Saving or constituting a capital or income that serves to supplement our retirement pension is in itself a more important reason, but if we achieve a fiscal saving in the process, we add one more reason.
This is the case of the Insurance Plans Insured (PPAs), it is a life insurance policy with the guaranteed interest rate and that although it has coverage of death, its main purpose is to constitute a capital or a receivable at the time of our retirement The PPA, therefore, have the same purpose as a Pension Plan, and with them they coincide in two points in the liquidity and in its advantageous taxation. In the first point, the insured may not have the accumulated value in their PPA (contributions and interest generated) until the time of retirement or death but there are exceptions, such as tota, severe illness or long-term unemployment duration. In return, we have a very favorable tax regime in the contributions we make to the PPA.
Taxation of contributions, general rule
The premiums paid to the PPA can be subject to a reduction in the taxable income of the IRPF:
- Taxpayers up to 50 years : 10,000 euros or 30% of net income from work and economic activities (the lowest).
- Taxpayers over 50 years old : 12,500 euros or 50% of net income from work and economic activities (the lowest).
The maximum annual contribution is joint for all the social welfare systems, that is, it includes pension plans, social security mutual funds, insured pension plans, corporate social security plans and dependency insurance.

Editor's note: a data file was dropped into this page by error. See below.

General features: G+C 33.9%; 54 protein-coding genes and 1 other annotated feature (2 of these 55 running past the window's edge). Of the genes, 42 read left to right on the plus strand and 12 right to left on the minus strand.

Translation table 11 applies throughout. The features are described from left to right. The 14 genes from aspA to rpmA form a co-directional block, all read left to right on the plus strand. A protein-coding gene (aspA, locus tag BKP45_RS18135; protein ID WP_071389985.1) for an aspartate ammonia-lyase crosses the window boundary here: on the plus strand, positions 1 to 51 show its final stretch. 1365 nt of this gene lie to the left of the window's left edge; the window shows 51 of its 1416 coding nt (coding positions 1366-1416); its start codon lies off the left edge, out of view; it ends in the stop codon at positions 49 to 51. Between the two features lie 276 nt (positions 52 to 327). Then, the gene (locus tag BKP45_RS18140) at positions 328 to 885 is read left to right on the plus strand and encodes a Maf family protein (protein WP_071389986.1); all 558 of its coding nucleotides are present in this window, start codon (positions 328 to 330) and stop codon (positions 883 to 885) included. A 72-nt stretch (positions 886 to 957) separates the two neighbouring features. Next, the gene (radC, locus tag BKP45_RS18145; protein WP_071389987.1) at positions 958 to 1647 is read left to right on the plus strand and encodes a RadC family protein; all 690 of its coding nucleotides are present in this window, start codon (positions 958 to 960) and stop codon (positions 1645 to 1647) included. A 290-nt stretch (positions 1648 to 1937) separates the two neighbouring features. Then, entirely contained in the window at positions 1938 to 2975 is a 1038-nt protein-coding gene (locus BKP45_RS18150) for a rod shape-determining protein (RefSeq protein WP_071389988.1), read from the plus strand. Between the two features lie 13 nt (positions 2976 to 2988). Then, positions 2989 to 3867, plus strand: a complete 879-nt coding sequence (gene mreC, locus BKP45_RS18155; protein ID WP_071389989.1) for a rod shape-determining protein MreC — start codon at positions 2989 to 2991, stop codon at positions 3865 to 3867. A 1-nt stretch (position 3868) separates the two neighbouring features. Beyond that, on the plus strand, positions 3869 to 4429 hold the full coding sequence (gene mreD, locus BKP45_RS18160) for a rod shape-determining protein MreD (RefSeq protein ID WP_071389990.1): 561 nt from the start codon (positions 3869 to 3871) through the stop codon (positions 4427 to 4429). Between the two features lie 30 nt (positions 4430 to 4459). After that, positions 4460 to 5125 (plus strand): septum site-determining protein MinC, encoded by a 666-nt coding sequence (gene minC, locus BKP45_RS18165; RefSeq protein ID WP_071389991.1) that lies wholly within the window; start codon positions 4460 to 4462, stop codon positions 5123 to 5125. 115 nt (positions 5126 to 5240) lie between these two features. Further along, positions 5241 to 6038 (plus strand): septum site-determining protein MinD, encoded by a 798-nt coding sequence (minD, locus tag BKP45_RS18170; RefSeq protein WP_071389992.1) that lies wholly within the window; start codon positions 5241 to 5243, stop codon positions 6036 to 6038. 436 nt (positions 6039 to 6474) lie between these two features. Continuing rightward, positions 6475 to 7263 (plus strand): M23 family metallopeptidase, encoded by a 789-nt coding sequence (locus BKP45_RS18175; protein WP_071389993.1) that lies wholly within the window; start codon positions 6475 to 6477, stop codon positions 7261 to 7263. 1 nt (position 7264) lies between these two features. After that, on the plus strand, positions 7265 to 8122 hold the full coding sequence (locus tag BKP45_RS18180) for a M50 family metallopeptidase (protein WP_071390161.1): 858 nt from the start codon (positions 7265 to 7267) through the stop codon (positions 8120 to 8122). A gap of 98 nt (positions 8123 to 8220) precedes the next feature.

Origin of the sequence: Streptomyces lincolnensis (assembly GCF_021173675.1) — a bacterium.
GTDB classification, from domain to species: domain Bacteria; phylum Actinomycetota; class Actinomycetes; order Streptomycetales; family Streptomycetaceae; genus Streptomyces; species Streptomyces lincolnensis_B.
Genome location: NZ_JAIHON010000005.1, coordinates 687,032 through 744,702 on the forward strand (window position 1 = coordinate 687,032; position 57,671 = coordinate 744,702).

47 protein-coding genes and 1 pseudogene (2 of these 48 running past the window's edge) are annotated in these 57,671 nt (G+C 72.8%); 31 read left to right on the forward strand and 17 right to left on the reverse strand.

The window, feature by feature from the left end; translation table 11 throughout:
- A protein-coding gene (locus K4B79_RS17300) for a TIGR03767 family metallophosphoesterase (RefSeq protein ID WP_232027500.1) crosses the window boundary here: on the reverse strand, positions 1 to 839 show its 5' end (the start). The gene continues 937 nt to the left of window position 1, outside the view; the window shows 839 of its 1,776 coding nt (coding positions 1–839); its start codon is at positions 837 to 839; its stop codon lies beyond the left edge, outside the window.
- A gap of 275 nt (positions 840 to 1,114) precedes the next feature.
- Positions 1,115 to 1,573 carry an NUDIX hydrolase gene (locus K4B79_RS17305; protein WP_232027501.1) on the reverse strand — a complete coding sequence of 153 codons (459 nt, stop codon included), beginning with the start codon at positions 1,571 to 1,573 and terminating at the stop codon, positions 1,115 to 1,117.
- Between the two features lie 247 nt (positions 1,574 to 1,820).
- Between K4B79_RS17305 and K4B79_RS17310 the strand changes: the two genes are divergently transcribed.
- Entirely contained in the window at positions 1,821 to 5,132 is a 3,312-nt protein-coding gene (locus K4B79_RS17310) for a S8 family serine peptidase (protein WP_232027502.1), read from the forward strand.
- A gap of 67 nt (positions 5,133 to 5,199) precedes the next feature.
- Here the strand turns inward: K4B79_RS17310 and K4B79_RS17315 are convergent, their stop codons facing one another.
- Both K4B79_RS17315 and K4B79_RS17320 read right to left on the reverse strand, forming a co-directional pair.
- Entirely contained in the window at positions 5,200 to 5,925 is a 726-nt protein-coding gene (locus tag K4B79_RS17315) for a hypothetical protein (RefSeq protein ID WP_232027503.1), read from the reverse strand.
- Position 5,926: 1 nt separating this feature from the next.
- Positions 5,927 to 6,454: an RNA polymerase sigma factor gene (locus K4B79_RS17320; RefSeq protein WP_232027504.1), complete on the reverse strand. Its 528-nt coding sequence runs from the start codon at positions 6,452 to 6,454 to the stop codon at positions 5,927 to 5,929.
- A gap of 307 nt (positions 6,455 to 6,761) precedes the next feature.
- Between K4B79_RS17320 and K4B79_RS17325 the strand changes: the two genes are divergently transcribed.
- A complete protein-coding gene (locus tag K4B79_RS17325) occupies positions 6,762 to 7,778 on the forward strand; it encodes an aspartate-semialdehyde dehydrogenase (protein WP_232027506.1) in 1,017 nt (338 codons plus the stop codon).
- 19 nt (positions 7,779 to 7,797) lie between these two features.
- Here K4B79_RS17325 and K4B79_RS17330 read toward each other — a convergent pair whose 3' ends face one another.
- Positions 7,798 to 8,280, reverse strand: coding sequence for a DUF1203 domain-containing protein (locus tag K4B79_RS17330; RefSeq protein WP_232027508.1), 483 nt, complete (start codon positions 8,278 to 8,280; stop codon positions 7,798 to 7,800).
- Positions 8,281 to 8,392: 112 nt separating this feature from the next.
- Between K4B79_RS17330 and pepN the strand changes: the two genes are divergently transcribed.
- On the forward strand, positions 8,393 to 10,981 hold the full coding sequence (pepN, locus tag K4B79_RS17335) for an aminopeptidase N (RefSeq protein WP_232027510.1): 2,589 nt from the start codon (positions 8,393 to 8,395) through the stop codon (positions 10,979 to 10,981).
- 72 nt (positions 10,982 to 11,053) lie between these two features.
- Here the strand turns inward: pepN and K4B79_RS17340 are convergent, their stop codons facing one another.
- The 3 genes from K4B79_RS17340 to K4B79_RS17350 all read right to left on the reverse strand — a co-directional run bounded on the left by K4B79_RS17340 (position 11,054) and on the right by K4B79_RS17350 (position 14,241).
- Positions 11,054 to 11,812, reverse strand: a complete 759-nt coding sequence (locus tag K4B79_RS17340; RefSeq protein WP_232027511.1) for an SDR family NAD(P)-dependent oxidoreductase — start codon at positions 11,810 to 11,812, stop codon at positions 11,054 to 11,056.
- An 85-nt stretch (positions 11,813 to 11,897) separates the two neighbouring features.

In addition to these direct contributions to our own PPA, there are specific cases. The first case is that of taxpayers whose spouse does not obtain net income from work or economic activities, or whose amount is less than 8,000 euros per year. In this case, the tax base may be reduced by the amount of the contributions made to the PPA of which the spouse is the holder, with a maximum limit of 2,000 euros per year.
The second case is in the contributions to PPA of relatives in direct or collateral line up to third degree, with a degree of physical disability equal or superior to 65%, psychic equal or superior to 33%, as well as of people with disability that have a disability declared judicially regardless of his degree, in which there is a tax limit of up to 10,000 euros per year. Of course, the contributions of family members, plus those of the person with one of the degrees mentioned, can not exceed the maximum set of 24,250 euros per year.
It is important to point out that those contributions that could not have been subject to reduction in the taxable base due to the insufficiency of the same or to the application of the percentage limit, can be applied in the following five years, but always respecting the indicated limits.
The specific case of the Basque Country and Navarre
The Basque Country and Navarre are governed by their own provincial haciendas, which is why they have their own tax regulations. In the Basque Country there is no percentage limit of the income from work and economic activities, so that the contributions made may be subject to reduction in the General Tax Base, regardless of the origin of the income. The limits differ between the different provinces, in Álava and Vizcaya, the limit of private (non-business) contributions to pension plans including PPAs is 6,000 euros up to 52 years and from that age add 500 euros for each year that exceeds 52 to a maximum of 12,500 euros. In Guipúzcoa the limit is 5,000 euros regardless of their age.
In Navarra, a maximum contribution can be made with a deduction of 8,000 euros, which for people over 50 years of age rises to 12,500 euros, with the same limits as in common territory: 30% of their income in general and 50% from 50 years old.